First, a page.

'I'd have to go to a café to study for the Leaving Cert' - teen tells of year living in hotel as family get new home
A mum-of-two has told of her delight with her new home after a year of living in a hotel with her two daughters, one aged seven and the other a 17-year-old studying for her Leaving Cert.
The family will live in a new co-operative housing development which was launched on Richmond Road in Drumcondra today.
It will provide homes to 39 other families who officially moved in this afternoon.
Residents had been on Dublin City Council waiting lists, some were homeless or living in emergency accommodation while others were in overcrowded housing .
Egle Riaukieue (38) had been living in a hotel for the last year, while her 17-year-old daughter was studying for the Leaving Cert.
Gabi (17) said she was forced to study in local cafés to find somewhere quiet to hit the books.
“Since I was doing the Leaving Cert it was hard to find a place to study. I’d go to a restaurant, café, McDonalds to get food, it was hard to eat and find somewhere to study,” she explained.
“There was always noise and all the rooms were right beside each other. One room with three people was a bit much.”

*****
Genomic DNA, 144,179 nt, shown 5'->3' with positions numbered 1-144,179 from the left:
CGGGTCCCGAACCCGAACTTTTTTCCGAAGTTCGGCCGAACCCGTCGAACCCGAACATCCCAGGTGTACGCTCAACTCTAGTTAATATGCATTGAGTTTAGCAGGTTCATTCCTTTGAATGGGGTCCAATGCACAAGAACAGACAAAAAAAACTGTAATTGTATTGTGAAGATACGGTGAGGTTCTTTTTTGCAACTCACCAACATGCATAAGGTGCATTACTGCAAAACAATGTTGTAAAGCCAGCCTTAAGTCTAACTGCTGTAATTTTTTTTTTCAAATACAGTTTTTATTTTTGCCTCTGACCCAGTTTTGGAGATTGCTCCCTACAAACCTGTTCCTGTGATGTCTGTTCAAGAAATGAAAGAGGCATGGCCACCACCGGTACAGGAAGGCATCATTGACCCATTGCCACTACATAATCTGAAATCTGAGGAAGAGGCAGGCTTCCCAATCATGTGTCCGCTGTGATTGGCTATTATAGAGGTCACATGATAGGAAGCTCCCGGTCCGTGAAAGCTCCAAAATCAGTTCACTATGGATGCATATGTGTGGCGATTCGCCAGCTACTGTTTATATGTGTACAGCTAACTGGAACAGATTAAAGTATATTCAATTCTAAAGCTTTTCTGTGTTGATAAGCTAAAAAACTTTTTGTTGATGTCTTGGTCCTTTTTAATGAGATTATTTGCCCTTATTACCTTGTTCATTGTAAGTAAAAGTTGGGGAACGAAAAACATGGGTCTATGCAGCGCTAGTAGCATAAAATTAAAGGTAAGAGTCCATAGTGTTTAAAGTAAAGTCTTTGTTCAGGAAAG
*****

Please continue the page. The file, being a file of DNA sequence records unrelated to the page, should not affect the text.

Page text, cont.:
She said is “over the moon” now she can finally bring her friends over.
She is hoping to study a Business course in September.
Her mum said they had been renting a place for four years before they were moved on. This had happened multiple times in the 15 years they were in Ireland.
“The last place was sold,” she said.
“We are happy now. We’ve been here a month and I feel totally different, it feels like a home, and it feels secure.”
The development includes a mix of one, two, three-bedroom A-rated apartments with gardens.
There are a number of schools in the locality, including Drumcondra National School, St Patrick’s National School, Corpus Christi NS as well as secondary and third level colleges.
Housing Minister Eoghan Murphy was on hand to launch the development from Co-operative Housing Ireland.
Mr Murphy said that while progress was being made on the housing crisis, the government was just “half way there”.
“We have got to build at least 20,000 new homes this year, increase that next year and the year after that so we can have sustainable output of somewhere between 25 –35,000 homes per year,” he said.
“To make sure we have houses for people who are on housing lists or people who are coming to work here or people who are returning who had to leave because of the crash.”
“We are doing a number of different things to get houses back into use as quick as possible. We have bought 7,000 houses back into use in the last two years and we can do more on vacancy and we will.
“For the 40 families moving in this is a very special day, these are fantastic homes, first class homes. They are going to be happy here, and live their lives and raise their families here - but we have to keep our focus on people don’t yet have a home.”